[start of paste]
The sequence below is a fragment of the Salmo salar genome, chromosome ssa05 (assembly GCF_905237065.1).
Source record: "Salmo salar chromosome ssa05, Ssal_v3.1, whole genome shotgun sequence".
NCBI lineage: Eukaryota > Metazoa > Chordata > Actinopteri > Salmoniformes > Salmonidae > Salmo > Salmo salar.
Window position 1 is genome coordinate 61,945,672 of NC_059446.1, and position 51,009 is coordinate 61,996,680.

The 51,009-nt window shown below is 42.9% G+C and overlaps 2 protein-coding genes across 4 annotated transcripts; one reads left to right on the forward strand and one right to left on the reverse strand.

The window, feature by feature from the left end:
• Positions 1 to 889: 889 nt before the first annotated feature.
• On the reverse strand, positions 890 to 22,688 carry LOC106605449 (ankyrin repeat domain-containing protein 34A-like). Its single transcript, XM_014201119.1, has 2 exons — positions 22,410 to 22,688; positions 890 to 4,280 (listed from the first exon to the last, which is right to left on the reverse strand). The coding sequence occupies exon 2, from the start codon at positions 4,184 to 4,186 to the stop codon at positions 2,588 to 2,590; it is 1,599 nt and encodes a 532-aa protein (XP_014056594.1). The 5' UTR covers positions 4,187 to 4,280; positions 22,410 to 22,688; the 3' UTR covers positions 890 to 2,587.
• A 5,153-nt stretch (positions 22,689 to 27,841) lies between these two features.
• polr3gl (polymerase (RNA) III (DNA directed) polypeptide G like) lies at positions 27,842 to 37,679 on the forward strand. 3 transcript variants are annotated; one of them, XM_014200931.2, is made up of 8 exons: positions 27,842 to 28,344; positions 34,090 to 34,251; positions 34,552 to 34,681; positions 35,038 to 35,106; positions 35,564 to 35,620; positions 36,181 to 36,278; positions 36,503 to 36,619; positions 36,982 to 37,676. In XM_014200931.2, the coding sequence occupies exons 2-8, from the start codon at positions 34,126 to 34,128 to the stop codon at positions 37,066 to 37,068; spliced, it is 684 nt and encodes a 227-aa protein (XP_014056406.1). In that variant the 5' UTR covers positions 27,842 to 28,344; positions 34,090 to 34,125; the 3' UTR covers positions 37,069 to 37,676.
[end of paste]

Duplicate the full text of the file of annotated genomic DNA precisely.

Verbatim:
The sequence below is a fragment of the Salmo salar genome, chromosome ssa05 (assembly GCF_905237065.1).
Source record: "Salmo salar chromosome ssa05, Ssal_v3.1, whole genome shotgun sequence".
NCBI lineage: Eukaryota > Metazoa > Chordata > Actinopteri > Salmoniformes > Salmonidae > Salmo > Salmo salar.
Window position 1 is genome coordinate 61,945,672 of NC_059446.1, and position 51,009 is coordinate 61,996,680.

The 51,009-nt window shown below is 42.9% G+C and overlaps 2 protein-coding genes across 4 annotated transcripts; one reads left to right on the forward strand and one right to left on the reverse strand.

The window, feature by feature from the left end:
• Positions 1 to 889: 889 nt before the first annotated feature.
• On the reverse strand, positions 890 to 22,688 carry LOC106605449 (ankyrin repeat domain-containing protein 34A-like). Its single transcript, XM_014201119.1, has 2 exons — positions 22,410 to 22,688; positions 890 to 4,280 (listed from the first exon to the last, which is right to left on the reverse strand). The coding sequence occupies exon 2, from the start codon at positions 4,184 to 4,186 to the stop codon at positions 2,588 to 2,590; it is 1,599 nt and encodes a 532-aa protein (XP_014056594.1). The 5' UTR covers positions 4,187 to 4,280; positions 22,410 to 22,688; the 3' UTR covers positions 890 to 2,587.
• A 5,153-nt stretch (positions 22,689 to 27,841) lies between these two features.
• polr3gl (polymerase (RNA) III (DNA directed) polypeptide G like) lies at positions 27,842 to 37,679 on the forward strand. 3 transcript variants are annotated; one of them, XM_014200931.2, is made up of 8 exons: positions 27,842 to 28,344; positions 34,090 to 34,251; positions 34,552 to 34,681; positions 35,038 to 35,106; positions 35,564 to 35,620; positions 36,181 to 36,278; positions 36,503 to 36,619; positions 36,982 to 37,676. In XM_014200931.2, the coding sequence occupies exons 2-8, from the start codon at positions 34,126 to 34,128 to the stop codon at positions 37,066 to 37,068; spliced, it is 684 nt and encodes a 227-aa protein (XP_014056406.1). In that variant the 5' UTR covers positions 27,842 to 28,344; positions 34,090 to 34,125; the 3' UTR covers positions 37,069 to 37,676.